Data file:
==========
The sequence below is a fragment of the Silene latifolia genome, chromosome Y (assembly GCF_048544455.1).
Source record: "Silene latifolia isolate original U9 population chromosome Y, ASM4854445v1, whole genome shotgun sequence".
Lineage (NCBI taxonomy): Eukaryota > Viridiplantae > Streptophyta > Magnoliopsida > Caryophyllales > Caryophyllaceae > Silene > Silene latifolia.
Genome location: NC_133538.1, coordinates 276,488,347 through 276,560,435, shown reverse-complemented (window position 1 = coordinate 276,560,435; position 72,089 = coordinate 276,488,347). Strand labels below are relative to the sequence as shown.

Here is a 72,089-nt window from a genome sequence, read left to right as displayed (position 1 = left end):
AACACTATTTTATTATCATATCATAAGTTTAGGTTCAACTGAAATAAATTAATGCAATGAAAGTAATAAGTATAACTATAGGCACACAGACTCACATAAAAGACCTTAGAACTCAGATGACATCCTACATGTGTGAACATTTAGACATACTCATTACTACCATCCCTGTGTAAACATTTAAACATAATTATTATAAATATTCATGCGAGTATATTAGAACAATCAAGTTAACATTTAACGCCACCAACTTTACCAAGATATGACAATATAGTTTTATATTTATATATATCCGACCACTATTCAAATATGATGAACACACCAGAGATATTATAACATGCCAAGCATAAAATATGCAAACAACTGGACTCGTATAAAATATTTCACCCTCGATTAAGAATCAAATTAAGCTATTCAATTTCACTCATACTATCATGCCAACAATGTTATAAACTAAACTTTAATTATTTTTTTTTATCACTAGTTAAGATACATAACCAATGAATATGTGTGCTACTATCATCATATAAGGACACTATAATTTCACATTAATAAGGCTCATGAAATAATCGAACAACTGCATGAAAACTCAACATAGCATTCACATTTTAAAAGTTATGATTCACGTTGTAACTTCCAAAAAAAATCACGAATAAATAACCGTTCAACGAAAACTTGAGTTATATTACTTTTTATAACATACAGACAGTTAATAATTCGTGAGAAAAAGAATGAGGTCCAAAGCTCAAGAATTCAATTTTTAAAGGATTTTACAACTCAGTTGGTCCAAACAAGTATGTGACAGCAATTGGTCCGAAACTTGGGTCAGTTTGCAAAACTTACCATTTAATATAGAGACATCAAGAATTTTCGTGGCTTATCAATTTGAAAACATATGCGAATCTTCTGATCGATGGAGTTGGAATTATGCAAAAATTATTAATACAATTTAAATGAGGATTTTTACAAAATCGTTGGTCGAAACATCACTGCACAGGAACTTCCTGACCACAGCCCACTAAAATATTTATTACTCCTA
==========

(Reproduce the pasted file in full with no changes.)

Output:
The sequence below is a fragment of the Silene latifolia genome, chromosome Y (assembly GCF_048544455.1).
Source record: "Silene latifolia isolate original U9 population chromosome Y, ASM4854445v1, whole genome shotgun sequence".
Lineage (NCBI taxonomy): Eukaryota > Viridiplantae > Streptophyta > Magnoliopsida > Caryophyllales > Caryophyllaceae > Silene > Silene latifolia.
Genome location: NC_133538.1, coordinates 276,488,347 through 276,560,435, shown reverse-complemented (window position 1 = coordinate 276,560,435; position 72,089 = coordinate 276,488,347). Strand labels below are relative to the sequence as shown.

Here is a 72,089-nt window from a genome sequence, read left to right as displayed (position 1 = left end):
AACACTATTTTATTATCATATCATAAGTTTAGGTTCAACTGAAATAAATTAATGCAATGAAAGTAATAAGTATAACTATAGGCACACAGACTCACATAAAAGACCTTAGAACTCAGATGACATCCTACATGTGTGAACATTTAGACATACTCATTACTACCATCCCTGTGTAAACATTTAAACATAATTATTATAAATATTCATGCGAGTATATTAGAACAATCAAGTTAACATTTAACGCCACCAACTTTACCAAGATATGACAATATAGTTTTATATTTATATATATCCGACCACTATTCAAATATGATGAACACACCAGAGATATTATAACATGCCAAGCATAAAATATGCAAACAACTGGACTCGTATAAAATATTTCACCCTCGATTAAGAATCAAATTAAGCTATTCAATTTCACTCATACTATCATGCCAACAATGTTATAAACTAAACTTTAATTATTTTTTTTTATCACTAGTTAAGATACATAACCAATGAATATGTGTGCTACTATCATCATATAAGGACACTATAATTTCACATTAATAAGGCTCATGAAATAATCGAACAACTGCATGAAAACTCAACATAGCATTCACATTTTAAAAGTTATGATTCACGTTGTAACTTCCAAAAAAAATCACGAATAAATAACCGTTCAACGAAAACTTGAGTTATATTACTTTTTATAACATACAGACAGTTAATAATTCGTGAGAAAAAGAATGAGGTCCAAAGCTCAAGAATTCAATTTTTAAAGGATTTTACAACTCAGTTGGTCCAAACAAGTATGTGACAGCAATTGGTCCGAAACTTGGGTCAGTTTGCAAAACTTACCATTTAATATAGAGACATCAAGAATTTTCGTGGCTTATCAATTTGAAAACATATGCGAATCTTCTGATCGATGGAGTTGGAATTATGCAAAAATTATTAATACAATTTAAATGAGGATTTTTACAAAATCGTTGGTCGAAACATCACTGCACAGGAACTTCCTGACCACAGCCCACTAAAATATTTATTACTCCTA